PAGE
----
Backyard Observatory

NASA Just Unveiled Two Spectacular Images of 'Stars Gone Haywire' From Hubble

The images of two nebulae are absolutely stunning.

NASA Hubble butterfly nebula image
Edited - NASA, ESA, and J. Kastner (RIT)

The Hubble Space Telescope has been revealing spectacular views of the universe for 30 years, but the 30-year celebration that took place earlier in 2020 does not mark an endpoint. On June 18, NASA and the European Space Agency (ESA) shared two new images of planetary nebulae captured by the orbital telescope.

Pictured are the nebulae NGC 6302, called the Butterfly Nebula, and NGC 7027, called the "Jewel Bug" nebula. The ESA's announcement says these "are among the dustiest planetary nebulae known and both contain unusually large masses of gas, which made them an interesting pair for study in parallel by a team of researchers."

NASA hubble nebulae image
This image from the NASA/ESA Hubble Space Telescope depicts NGC 6302, commonly known as the Butterfly Nebula. | NASA, ESA, and J. Kastner (RIT)

The Butterfly Nebula lies within the Milky Way, about 3,800 light-years from Earth inside the constellation Scorpius. Its "wingspan" is more than two light-years. So, while it looks relatively small on a screen, it's a massive structure. 

Hubble has imaged both objects before. However, it has been a long time, and this is the first time it has done so with the Wide Field Camera 3 instrument, allowing for observations in near-ultraviolet to near-infrared light. It reveals streams that would be invisible to the naked eye. "These new multi-wavelength Hubble observations provide the most comprehensive view to date of both of these spectacular nebulae," Joel Kastner of the Rochester Institute of Technology, leader of the new study, said in a statement. "As I was downloading the resulting images, I felt like a kid in a candy store."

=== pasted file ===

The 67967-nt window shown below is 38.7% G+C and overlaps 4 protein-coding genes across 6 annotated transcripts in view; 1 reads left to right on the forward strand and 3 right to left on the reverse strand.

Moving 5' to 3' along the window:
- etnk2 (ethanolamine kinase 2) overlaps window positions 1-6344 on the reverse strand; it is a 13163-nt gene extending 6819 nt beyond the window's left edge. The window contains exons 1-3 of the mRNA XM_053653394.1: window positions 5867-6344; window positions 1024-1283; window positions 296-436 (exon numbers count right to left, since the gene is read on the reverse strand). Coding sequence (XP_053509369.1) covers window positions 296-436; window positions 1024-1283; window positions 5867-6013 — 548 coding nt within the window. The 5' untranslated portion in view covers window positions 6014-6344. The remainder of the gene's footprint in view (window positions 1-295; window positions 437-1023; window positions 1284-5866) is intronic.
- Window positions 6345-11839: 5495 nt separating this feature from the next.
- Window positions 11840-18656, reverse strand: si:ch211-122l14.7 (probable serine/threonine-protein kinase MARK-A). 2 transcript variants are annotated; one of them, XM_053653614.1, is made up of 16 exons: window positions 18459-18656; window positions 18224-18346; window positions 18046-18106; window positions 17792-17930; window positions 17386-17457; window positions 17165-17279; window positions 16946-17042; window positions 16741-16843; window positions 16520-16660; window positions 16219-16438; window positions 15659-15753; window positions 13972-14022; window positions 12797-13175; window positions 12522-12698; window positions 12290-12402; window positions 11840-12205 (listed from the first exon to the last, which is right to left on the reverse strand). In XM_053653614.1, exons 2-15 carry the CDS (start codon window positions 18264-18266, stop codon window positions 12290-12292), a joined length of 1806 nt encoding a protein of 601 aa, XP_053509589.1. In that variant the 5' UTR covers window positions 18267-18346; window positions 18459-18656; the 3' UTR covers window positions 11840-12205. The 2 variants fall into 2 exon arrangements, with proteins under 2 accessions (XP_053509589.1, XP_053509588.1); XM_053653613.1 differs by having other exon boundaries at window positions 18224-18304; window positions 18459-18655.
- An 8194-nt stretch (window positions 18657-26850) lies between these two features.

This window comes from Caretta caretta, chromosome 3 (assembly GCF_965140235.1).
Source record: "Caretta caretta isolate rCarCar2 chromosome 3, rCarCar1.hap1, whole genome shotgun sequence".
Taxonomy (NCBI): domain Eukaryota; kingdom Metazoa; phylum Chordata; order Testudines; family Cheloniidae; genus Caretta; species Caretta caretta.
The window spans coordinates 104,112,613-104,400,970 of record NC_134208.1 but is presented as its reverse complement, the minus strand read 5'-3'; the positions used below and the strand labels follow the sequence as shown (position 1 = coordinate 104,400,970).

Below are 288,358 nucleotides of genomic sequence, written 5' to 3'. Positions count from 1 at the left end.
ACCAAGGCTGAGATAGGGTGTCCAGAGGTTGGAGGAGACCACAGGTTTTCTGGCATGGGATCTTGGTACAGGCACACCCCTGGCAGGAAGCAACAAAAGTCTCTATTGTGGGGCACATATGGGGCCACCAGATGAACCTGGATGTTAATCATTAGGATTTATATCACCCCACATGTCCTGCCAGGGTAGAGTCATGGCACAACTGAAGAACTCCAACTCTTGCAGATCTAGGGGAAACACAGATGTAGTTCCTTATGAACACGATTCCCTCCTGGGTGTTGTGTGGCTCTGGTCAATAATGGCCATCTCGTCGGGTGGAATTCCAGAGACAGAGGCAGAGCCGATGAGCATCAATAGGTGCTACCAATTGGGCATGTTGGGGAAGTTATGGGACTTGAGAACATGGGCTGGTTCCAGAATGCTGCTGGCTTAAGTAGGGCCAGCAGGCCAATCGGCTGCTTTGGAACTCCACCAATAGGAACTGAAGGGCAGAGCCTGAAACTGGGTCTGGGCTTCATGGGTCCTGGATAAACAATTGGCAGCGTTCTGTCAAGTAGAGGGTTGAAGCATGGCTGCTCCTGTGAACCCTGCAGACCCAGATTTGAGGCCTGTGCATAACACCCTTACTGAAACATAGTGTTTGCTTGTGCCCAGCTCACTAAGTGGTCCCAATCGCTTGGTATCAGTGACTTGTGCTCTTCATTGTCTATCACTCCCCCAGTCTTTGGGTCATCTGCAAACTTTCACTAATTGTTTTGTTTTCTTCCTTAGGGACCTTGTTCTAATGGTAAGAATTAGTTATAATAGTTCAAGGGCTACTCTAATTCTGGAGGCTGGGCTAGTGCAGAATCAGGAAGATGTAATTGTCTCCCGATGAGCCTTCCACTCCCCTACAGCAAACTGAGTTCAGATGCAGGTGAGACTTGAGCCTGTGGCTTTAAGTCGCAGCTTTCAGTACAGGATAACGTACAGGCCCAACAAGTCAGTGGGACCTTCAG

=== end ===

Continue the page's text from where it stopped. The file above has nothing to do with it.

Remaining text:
Hubble nebulae images NASA
This image from the NASA/ESA Hubble Space Telescope depicts NGC 7027, or the “Jewel Bug” nebula. | NASA, ESA, and J. Kastner (RIT)

Researchers are investigating the pair and their "unprecedented levels of complexity," studying the changes in jets and gas bubbles peeling off of the stars that live in the center of the nebulae. The amount of detail Hubble has provided allows researchers to see the history of shock waves. These are usually created, ESA says, by stellar winds slamming into a nebula and drawing up the gas and dust being ejected by the chaotic stars at the nebula's core. 

Additionally, scientists are studying these objects in tandem because of their unique shapes. "Researchers suspect that at the heart of each nebula were two stars orbiting around each other," the announcement says. There's significant scientific value in the observations, but they're also gorgeous images that create a beautifully stark contrast with the violence and chaos taking place around these stars.  

Ready to go stargazing?

Here are all the best stargazing events that you can get out and see this month or you could stay in a stream the northern lights from home. If you're just getting started, check out our guide to astronomy for beginners

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Dustin Nelson is a Senior Staff Writer at Thrillist. Follow him @dlukenelson.
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